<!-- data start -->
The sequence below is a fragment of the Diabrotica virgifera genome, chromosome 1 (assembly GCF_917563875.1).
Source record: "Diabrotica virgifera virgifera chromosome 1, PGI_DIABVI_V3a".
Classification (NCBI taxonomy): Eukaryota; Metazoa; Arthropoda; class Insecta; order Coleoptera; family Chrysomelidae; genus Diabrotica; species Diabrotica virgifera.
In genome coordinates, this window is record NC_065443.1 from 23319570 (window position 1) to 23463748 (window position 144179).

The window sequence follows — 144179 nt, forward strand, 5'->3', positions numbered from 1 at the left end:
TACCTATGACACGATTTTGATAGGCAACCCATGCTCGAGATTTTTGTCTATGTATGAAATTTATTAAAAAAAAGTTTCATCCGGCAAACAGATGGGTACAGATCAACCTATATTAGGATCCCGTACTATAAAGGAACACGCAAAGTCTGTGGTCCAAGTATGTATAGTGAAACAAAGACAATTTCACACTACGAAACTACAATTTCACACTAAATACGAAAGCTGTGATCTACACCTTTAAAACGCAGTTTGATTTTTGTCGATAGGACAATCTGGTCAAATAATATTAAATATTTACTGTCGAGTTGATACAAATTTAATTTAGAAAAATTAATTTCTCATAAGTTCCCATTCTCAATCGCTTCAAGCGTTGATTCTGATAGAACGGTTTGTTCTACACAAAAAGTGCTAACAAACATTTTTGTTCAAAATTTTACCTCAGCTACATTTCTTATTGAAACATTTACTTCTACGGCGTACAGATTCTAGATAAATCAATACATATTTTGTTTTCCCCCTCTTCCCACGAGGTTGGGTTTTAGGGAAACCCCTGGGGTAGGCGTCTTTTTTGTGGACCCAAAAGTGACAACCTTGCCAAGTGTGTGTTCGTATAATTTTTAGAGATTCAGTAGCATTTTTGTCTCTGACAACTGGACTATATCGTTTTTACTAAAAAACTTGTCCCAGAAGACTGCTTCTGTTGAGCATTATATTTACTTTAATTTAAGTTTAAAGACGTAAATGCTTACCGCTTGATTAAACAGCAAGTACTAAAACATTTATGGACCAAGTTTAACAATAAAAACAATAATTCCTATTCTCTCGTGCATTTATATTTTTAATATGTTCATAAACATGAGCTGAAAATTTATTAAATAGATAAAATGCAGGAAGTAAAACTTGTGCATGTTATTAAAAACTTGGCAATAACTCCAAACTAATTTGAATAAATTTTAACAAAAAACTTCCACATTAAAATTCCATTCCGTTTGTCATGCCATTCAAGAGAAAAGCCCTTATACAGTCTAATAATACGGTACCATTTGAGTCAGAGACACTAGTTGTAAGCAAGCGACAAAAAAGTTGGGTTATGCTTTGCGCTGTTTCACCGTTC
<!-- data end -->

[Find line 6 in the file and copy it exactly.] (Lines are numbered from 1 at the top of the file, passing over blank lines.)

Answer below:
TACCTATGACACGATTTTGATAGGCAACCCATGCTCGAGATTTTTGTCTATGTATGAAATTTATTAAAAAAAAGTTTCATCCGGCAAACAGATGGGTACAGATCAACCTATATTAGGATCCCGTACTATAAAGGAACACGCAAAGTCTGTGGTCCAAGTATGTATAGTGAAACAAAGACAATTTCACACTACGAAACTACAATTTCACACTAAATACGAAAGCTGTGATCTACACCTTTAAAACGCAGTTTGATTTTTGTCGATAGGACAATCTGGTCAAATAATATTAAATATTTACTGTCGAGTTGATACAAATTTAATTTAGAAAAATTAATTTCTCATAAGTTCCCATTCTCAATCGCTTCAAGCGTTGATTCTGATAGAACGGTTTGTTCTACACAAAAAGTGCTAACAAACATTTTTGTTCAAAATTTTACCTCAGCTACATTTCTTATTGAAACATTTACTTCTACGGCGTACAGATTCTAGATAAATCAATACATATTTTGTTTTCCCCCTCTTCCCACGAGGTTGGGTTTTAGGGAAACCCCTGGGGTAGGCGTCTTTTTTGTGGACCCAAAAGTGACAACCTTGCCAAGTGTGTGTTCGTATAATTTTTAGAGATTCAGTAGCATTTTTGTCTCTGACAACTGGACTATATCGTTTTTACTAAAAAACTTGTCCCAGAAGACTGCTTCTGTTGAGCATTATATTTACTTTAATTTAAGTTTAAAGACGTAAATGCTTACCGCTTGATTAAACAGCAAGTACTAAAACATTTATGGACCAAGTTTAACAATAAAAACAATAATTCCTATTCTCTCGTGCATTTATATTTTTAATATGTTCATAAACATGAGCTGAAAATTTATTAAATAGATAAAATGCAGGAAGTAAAACTTGTGCATGTTATTAAAAACTTGGCAATAACTCCAAACTAATTTGAATAAATTTTAACAAAAAACTTCCACATTAAAATTCCATTCCGTTTGTCATGCCATTCAAGAGAAAAGCCCTTATACAGTCTAATAATACGGTACCATTTGAGTCAGAGACACTAGTTGTAAGCAAGCGACAAAAAAGTTGGGTTATGCTTTGCGCTGTTTCACCGTTC